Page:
Wednesday, September 12, 2018

A shot in the arm

Are you creative in other ways besides writing – i.e. photography, painting, music, widget making, any other creative pursuits that you might have? Tell us about them and why you pursued writing as a career instead of one of them.

by Dietrich Kalteis

Last time around the minds talked about other forms of creative expression we might pursue if we weren’t writing. I think we can all be creative in just about everything we do. Creative thinking points us to new paths and allows for new ways of seeing things, and it can help us solve problems by seeing different ways around them. 

The one thing needed in order to be creative is inspiration. When I was a kid I loved to get lost in a favorite book. I remember some of the wonderful images I’d draw from novels like the adventures Mark Twain wrote about. And there was Edgar Allen Poe to scare the hell out of me, had me checking under the bed for years, and Rudyard Kipling’s tales of exotic places. 

“Every child is an artist. The problem is how to remain an artist once we grow up.” 
— Pablo Picasso

I still read a lot, and a great novel often inspires my own storytelling and makes me want to raise the benchmark. Sometimes its Charles Bukowski, sometimes James Ellroy. I also find inspiration in films like Three Billboards Outside Ebbing, Missouri. Watching Woody Harrelson and Frances McDormand give great performances is a real treat. And I find inspiration in the photos of Elliot Erwitt and Robert Doisneau, and in the paintings of Francis Bacon and Georgia O’Keefe.

“Art is the only way to run away without leaving home.” — Twyla Tharp

I’ve mentioned I listen to music while I write. Sometimes it’s Leonard Cohen, and sometimes its Miles Davis. Whatever suits the mood, and when I get it right, the rhythm of what I’m listening to matches what I’m writing. 

When I’m working on a story, I’ve also learned when not to push it, when to get away from my desk and go and recharge the batteries. So, a walk in the woods or along the shoreline could be in order. Here on the west coast we’re blessed with mountains and ocean all around us, so there’s miles of seawall and endless trails.

Being a creature of habit, I tend to write at the same time of day. For me, it’s early in the day since I’ve got more energy then. But sometimes it’s good to break from that routine and write in a different spot or at different times, or for longer or shorter periods. It’s also good to set it aside for a while and take a break, like between drafts.

I’m not an expert at plants or working the soil, but digging in a garden is a great way to unwind and clear my head, and it can be a good time to work out some story ideas.    

As much as I steer to what inspires me, I try to avoid what drags me down. So, I don’t make a habit of catching the news, even though it’s almost impossible to avoid glimpsing a headline, or having someone say, “Hey, did you hear about …” The news isn’t often uplifting, but once in a while it gives me a spark for a scene or a story idea. 

And as much as we need inspiration, we need courage too. Putting any story out there subjects it to rejection. When I started out I was writing a lot of short stories and submitting them to various publications, and I ended up with enough rejection letters to paper a room. While we all love good reviews, we have to learn to deal with the bad ones, dust ourselves off and just keep going.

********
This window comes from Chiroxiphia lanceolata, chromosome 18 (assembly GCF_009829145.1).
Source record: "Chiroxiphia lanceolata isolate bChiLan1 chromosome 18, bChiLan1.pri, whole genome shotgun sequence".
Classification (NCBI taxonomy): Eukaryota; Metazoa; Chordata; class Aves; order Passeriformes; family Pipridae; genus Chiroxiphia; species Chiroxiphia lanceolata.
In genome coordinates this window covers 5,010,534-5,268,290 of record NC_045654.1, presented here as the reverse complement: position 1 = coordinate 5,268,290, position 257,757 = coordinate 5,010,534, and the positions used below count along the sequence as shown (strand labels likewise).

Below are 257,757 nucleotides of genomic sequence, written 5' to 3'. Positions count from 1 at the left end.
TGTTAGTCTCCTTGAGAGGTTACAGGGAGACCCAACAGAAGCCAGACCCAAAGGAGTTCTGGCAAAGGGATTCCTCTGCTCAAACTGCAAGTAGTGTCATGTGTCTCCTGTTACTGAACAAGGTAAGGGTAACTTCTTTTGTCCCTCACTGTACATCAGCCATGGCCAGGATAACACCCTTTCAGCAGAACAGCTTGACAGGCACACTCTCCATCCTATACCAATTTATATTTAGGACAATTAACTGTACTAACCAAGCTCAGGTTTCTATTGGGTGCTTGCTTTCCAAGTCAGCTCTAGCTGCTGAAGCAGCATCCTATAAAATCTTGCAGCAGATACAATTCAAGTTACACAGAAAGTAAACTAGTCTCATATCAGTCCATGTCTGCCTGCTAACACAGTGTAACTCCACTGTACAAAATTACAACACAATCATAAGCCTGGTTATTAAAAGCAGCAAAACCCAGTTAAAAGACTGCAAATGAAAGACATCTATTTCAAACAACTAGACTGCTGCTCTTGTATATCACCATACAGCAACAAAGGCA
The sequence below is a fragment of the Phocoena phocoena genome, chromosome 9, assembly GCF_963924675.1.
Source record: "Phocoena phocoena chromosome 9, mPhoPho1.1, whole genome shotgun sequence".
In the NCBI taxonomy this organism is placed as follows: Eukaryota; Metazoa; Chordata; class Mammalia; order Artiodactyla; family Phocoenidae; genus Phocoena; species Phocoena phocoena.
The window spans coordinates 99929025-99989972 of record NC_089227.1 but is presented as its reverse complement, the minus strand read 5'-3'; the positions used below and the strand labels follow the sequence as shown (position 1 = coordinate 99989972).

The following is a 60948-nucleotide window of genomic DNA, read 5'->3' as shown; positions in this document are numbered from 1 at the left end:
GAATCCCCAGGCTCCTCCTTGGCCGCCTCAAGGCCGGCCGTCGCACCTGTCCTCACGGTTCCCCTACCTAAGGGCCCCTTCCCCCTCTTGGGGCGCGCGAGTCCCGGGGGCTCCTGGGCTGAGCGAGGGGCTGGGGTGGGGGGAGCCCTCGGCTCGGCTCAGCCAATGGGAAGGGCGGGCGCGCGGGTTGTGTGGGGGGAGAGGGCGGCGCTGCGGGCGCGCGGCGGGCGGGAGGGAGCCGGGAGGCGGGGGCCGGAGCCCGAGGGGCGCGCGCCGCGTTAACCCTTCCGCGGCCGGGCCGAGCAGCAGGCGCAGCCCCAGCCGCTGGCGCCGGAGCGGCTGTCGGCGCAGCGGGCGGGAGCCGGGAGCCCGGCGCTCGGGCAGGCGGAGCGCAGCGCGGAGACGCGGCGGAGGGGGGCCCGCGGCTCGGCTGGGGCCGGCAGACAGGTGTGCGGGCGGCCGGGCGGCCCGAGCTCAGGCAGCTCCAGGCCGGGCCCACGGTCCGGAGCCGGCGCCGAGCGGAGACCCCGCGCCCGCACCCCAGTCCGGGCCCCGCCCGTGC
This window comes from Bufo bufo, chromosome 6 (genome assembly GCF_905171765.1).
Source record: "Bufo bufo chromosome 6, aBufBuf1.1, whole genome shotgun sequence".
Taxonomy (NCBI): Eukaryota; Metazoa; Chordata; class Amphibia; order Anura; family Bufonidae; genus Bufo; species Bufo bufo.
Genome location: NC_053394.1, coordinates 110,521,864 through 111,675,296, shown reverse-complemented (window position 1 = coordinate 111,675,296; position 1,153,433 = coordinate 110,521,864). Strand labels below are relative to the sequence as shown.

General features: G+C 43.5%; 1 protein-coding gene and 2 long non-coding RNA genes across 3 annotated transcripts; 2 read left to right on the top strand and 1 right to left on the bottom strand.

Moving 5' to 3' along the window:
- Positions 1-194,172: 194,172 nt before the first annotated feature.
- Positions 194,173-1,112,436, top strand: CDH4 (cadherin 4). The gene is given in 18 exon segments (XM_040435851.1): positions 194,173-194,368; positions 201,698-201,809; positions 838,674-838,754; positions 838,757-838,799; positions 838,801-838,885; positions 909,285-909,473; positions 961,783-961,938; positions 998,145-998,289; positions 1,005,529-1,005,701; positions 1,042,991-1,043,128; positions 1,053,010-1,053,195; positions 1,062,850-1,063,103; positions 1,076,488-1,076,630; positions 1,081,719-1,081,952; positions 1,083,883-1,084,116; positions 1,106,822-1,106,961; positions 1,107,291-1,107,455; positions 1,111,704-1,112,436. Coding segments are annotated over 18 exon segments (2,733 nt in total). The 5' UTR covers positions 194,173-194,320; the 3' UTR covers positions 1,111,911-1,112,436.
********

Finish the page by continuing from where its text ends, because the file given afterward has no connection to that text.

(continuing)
“Why fit in when you were born to stand out?” — Dr. Seuss

There’s just something about imagining the scenes and characters, and seeing the stories come to life. And it never comes hard, it never feels like work, and I really can’t see myself doing anything else.

“There's no retirement for an artist, it's your way of living so there's no end to it.” — Henry Moore

Oh, and speaking of putting stories out there, my new one Poughkeepsie Shuffle was released yesterday. 

You can check it out at my publisher's website: 

Or, at my website:


7 Criminal Minds said...

An interesting glimpse into the roots of your creativity and writing process. Congrats on your new release!

Dietrich Kalteis said...

Thanks, Brenda.

Cathy Ace said...

I am very much hanging on to the idea that I will never "retire" from my creative pursuits, but do acknowledge the fact they take many guises. Maybe one day pottering in the garden will be all I'm up to - though it's possible I might find it just as creatively satisfying to direct the efforts of a younger person who gets to do all the hard work. I'm hoping that tapping away at a keyboard is something I might be able to manage for longer :-)

Terry said...

The creative spirit is so engrained in most of us, whichever form it takes. My husband is a mathematician and thinks of math as being very creative.

James W. Ziskin said...

Nice post, Dietrich. Creativity really isn’t a choice, is it? Some folks are just born with it.

Dietrich Kalteis said...

Thanks Cathy, Terry and James. Sorry I missed Bouchercon this year. And I agree, I don't think we can help being creative. And yes, I can see math as being creative, too, Terry.

Susan C Shea said...

I love all the quotes! From Matisse to Dr. Seuss, the quotes make me realize that we all think about how to nurture and support our creativity and stave off the self-censorship that can come from too much rejection. Good post!

Dietrich Kalteis said...

Thanks, Susan.

Paul D. Marks said...

Love this quote, Dieter: "There's no retirement for an artist, it's your way of living so there's no end to it.” It's so true.